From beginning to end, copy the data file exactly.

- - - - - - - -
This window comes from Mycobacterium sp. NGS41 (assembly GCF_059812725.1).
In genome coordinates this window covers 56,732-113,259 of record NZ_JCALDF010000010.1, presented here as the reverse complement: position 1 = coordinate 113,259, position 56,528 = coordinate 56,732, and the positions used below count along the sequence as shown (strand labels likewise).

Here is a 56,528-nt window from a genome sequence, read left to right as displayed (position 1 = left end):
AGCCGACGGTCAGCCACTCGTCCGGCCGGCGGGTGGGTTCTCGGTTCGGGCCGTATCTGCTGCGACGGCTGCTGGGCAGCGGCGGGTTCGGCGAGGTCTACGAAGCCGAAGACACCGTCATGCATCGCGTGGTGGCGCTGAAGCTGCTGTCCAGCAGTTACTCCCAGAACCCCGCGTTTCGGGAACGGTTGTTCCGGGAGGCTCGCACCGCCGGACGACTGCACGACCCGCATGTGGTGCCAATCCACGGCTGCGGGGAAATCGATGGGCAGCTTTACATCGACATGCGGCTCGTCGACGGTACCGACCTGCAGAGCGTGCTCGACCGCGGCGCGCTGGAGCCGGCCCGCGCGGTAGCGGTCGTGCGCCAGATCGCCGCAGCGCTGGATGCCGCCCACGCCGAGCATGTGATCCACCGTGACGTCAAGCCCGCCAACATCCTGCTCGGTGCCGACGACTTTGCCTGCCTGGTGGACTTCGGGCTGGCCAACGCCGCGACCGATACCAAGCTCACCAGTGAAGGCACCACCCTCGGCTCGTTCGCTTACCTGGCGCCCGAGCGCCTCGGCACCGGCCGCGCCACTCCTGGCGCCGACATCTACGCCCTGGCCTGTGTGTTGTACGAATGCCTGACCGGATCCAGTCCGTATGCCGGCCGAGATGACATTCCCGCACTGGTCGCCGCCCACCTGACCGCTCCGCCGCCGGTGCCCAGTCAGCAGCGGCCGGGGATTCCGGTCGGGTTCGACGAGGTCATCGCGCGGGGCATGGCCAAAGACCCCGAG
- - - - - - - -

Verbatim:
This window comes from Mycobacterium sp. NGS41 (assembly GCF_059812725.1).
In genome coordinates this window covers 56,732-113,259 of record NZ_JCALDF010000010.1, presented here as the reverse complement: position 1 = coordinate 113,259, position 56,528 = coordinate 56,732, and the positions used below count along the sequence as shown (strand labels likewise).

Here is a 56,528-nt window from a genome sequence, read left to right as displayed (position 1 = left end):
AGCCGACGGTCAGCCACTCGTCCGGCCGGCGGGTGGGTTCTCGGTTCGGGCCGTATCTGCTGCGACGGCTGCTGGGCAGCGGCGGGTTCGGCGAGGTCTACGAAGCCGAAGACACCGTCATGCATCGCGTGGTGGCGCTGAAGCTGCTGTCCAGCAGTTACTCCCAGAACCCCGCGTTTCGGGAACGGTTGTTCCGGGAGGCTCGCACCGCCGGACGACTGCACGACCCGCATGTGGTGCCAATCCACGGCTGCGGGGAAATCGATGGGCAGCTTTACATCGACATGCGGCTCGTCGACGGTACCGACCTGCAGAGCGTGCTCGACCGCGGCGCGCTGGAGCCGGCCCGCGCGGTAGCGGTCGTGCGCCAGATCGCCGCAGCGCTGGATGCCGCCCACGCCGAGCATGTGATCCACCGTGACGTCAAGCCCGCCAACATCCTGCTCGGTGCCGACGACTTTGCCTGCCTGGTGGACTTCGGGCTGGCCAACGCCGCGACCGATACCAAGCTCACCAGTGAAGGCACCACCCTCGGCTCGTTCGCTTACCTGGCGCCCGAGCGCCTCGGCACCGGCCGCGCCACTCCTGGCGCCGACATCTACGCCCTGGCCTGTGTGTTGTACGAATGCCTGACCGGATCCAGTCCGTATGCCGGCCGAGATGACATTCCCGCACTGGTCGCCGCCCACCTGACCGCTCCGCCGCCGGTGCCCAGTCAGCAGCGGCCGGGGATTCCGGTCGGGTTCGACGAGGTCATCGCGCGGGGCATGGCCAAAGACCCCGAG